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Jan. 15, 1996

Inmates hunted after weekend of jail escapes

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Staff Writer

PECOS, Jan. 15, 1996 - Area law enforcement agencies are continuing to
search for four male and two female inmates, out of seven who broke out
of three detention centers Saturday and Sunday.

Reeves County Detention Center Warden Joe Trujillo said this morning
that California authorities have been notified about the escape of three
inmates from the local facility Saturday evening.

He said that Manuel Lopez Gonzalez, 34; Francisco Gomez Perez, 23 and
Porfilio Perez-Montes, 34, were discovered missing from the local
detainment facility about 9 p.m. Saturday.

After an investigation it was discovered that the three inmates made
their escape through a manhole used in underground facility repairs.

"They dug their way to the outside," said Trujillo, who said they dug
past the underground area until they found themselves outside the
secured zone.

All area law enforcement agencies were notified and aided in the search
for the escapees he said, including an airplane and helicopter search
Sunday morning with airflight units provided by the U.S. Immigration and
Naturalization Service and U.S. Border Patrol near the Interstate 10,
I-20 junction in western Reeves County.

All leads have been confirmed, including a trucker's report that
indicated the three individuals were spotted hitchhiking on Interstate
10 near the junction late Saturday night. The three men are believed to
be westbound said Trujillo, and California authorities have been
notified as the inmates have relatives in that state.

"The search continues," said the RCDC warden.

Less than 12 hours later, two men escaped from the Pecos County Jail in
Fort Stockton Sunday morning, though one was recaptured and returned to
custody of county officials later that day.

Jimmy Tucker, 32, and Leonel Martinez, 24, reportedly, "jimmied their
cell door open," said Pecos County Chief Deputy Cliff Harris, and gained
entrance into the pipe chases and up to the attic. From there, they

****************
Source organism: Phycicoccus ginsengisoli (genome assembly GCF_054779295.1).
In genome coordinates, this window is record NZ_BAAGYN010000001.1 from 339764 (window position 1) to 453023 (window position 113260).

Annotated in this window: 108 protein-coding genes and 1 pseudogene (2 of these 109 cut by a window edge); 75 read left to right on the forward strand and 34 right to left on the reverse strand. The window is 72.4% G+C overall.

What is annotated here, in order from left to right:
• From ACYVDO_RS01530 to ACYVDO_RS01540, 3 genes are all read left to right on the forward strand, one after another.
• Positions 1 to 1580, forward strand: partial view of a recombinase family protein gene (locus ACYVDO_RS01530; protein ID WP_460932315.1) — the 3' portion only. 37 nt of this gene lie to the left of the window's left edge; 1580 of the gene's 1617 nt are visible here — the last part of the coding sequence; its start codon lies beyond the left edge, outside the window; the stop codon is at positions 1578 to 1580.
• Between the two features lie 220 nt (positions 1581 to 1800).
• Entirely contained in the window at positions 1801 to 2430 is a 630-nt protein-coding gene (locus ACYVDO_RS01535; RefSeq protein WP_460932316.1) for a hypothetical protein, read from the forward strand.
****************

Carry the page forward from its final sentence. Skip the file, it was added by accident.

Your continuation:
scurried into the main part of the facility and walked out through a
front door.

Harris said all law enforcement agencies were notified and a search was
conducted after a jailer discovered the inmates missing about 7 a.m.

About three hours later, Tucker was apprehended west of town on I-10
attempting to hitchhike. "The other subject is still at large," said the
chief deputy.

There was no information on where Martinez may believed to be headed.

Later on Sunday, two women escaped from an Odessa jail facility, but
police officials there said no other information was available.

The white, female inmates were discovered missing around 9:30 p.m.
Sunday from the Odessa Detention Center, which currently has a leasing
contract with GRW Corp. to hold inmates from a minimum security jail in
Oklahoma to relieve overcrowding in that state's prisons.

Odessa Police Department Media Relations Officer Sherry Sparks said that
no other information was available this morning.

Stock show's awards given in Balmorhea

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Staff Writer

BALMORHEA, Jan. 15, 1996 - Livestock roamed downtown Balmorhea on
Saturday, as the annual Balmorhea Livestock Show was held throughout the
morning and afternoon.

Edwin Easely of Van Horn was on hand to judge the events, with
volunteers available to assist the children with their animals.

"We're taking our time today, talking to the children and pointing out
things to them," said Easely.

Bob Bagley, Balmorhea High School agriculture teacher, was the organizer
for this year's event.

"This is good experience for the children who will be participating in
the Reeves-Loving County Stock Show next week and other events," said

Easely said he wanted to spend more time while judging to talk to the
exhibitors and let them know why a certain animal was chosen over

"If they pay attention here today, they will be prepared for other stock
shows or events that they might want to participate in," said Easely.

Judging was held for goats, lambs, swine and steers during the day.

In the Goat Division, light weight, Lizzy Castillo placed first and
second and Usbaldo Baeza netted third.

In the medium weight division Matthew Sanchez placed first; Teresa
Hoffman second; Adriel Roman third, Amanda Orozco fourth and James Ward,

In the heavy weight goat division, Teresa Hoffman, first; Adriel Roman,
second; Teresa Hoffman, third and Lizzy Castillo, fourth.

Grand champion for the event was Matthew Sanchez and reserve grand
champion was netted by Teresa Hoffman.

Showmanship award in the junior division went to Adriel Roman, while
Teresa Hoffman netted the senior showmanship award.

Among Lamb Division entries, exhibitor John Roman placed first in the
southdown division and was given the breed champion award. Chris Cook
placed second in that category and netted the reserve breen champion

Chance Cook placed third and Adriel Roman was fourth in the lambs,
southdown division.

For finewool lambs in the lightweight category Adriel Roman placed
first, Jennifer Ward second and James Ward third.

In the heavyweight division, John Roman placed first; Candice Rigamen
second and Aaron Tarin third.

Breed Champion for that category was Adriel Roman and reserve breed
champion was John Roman.

Crossbred lamb winners were Adriel Roman, John Roman, Matthew Sanchez
and James Tarin, first through fourth place respectively.

Breed Champion for that event was Adriel Roman and reserve breed
champion John Roman.

In the medium wool, lightweight category, Roseann Ramirez placed first
and Jo Gina Gallego placed second and third.